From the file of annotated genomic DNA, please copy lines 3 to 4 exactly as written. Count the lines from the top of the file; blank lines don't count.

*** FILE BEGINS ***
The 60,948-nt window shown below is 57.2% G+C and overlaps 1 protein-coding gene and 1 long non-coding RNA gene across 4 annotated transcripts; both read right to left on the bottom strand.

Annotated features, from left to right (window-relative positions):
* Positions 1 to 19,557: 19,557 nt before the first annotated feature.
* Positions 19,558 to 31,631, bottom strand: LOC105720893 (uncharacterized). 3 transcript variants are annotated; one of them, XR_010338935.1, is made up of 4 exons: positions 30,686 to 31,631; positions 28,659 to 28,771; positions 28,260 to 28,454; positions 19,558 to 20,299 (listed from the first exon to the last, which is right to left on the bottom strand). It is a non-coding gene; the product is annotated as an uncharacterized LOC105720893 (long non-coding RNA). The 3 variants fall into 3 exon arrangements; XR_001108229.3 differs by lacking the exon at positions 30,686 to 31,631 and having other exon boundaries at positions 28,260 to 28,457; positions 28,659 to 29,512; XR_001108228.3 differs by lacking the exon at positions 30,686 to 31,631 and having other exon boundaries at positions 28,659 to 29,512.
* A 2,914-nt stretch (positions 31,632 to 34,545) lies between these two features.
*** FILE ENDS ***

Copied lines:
* Positions 1 to 19,557: 19,557 nt before the first annotated feature.
* Positions 19,558 to 31,631, bottom strand: LOC105720893 (uncharacterized). 3 transcript variants are annotated; one of them, XR_010338935.1, is made up of 4 exons: positions 30,686 to 31,631; positions 28,659 to 28,771; positions 28,260 to 28,454; positions 19,558 to 20,299 (listed from the first exon to the last, which is right to left on the bottom strand). It is a non-coding gene; the product is annotated as an uncharacterized LOC105720893 (long non-coding RNA). The 3 variants fall into 3 exon arrangements; XR_001108229.3 differs by lacking the exon at positions 30,686 to 31,631 and having other exon boundaries at positions 28,260 to 28,457; positions 28,659 to 29,512; XR_001108228.3 differs by lacking the exon at positions 30,686 to 31,631 and having other exon boundaries at positions 28,659 to 29,512.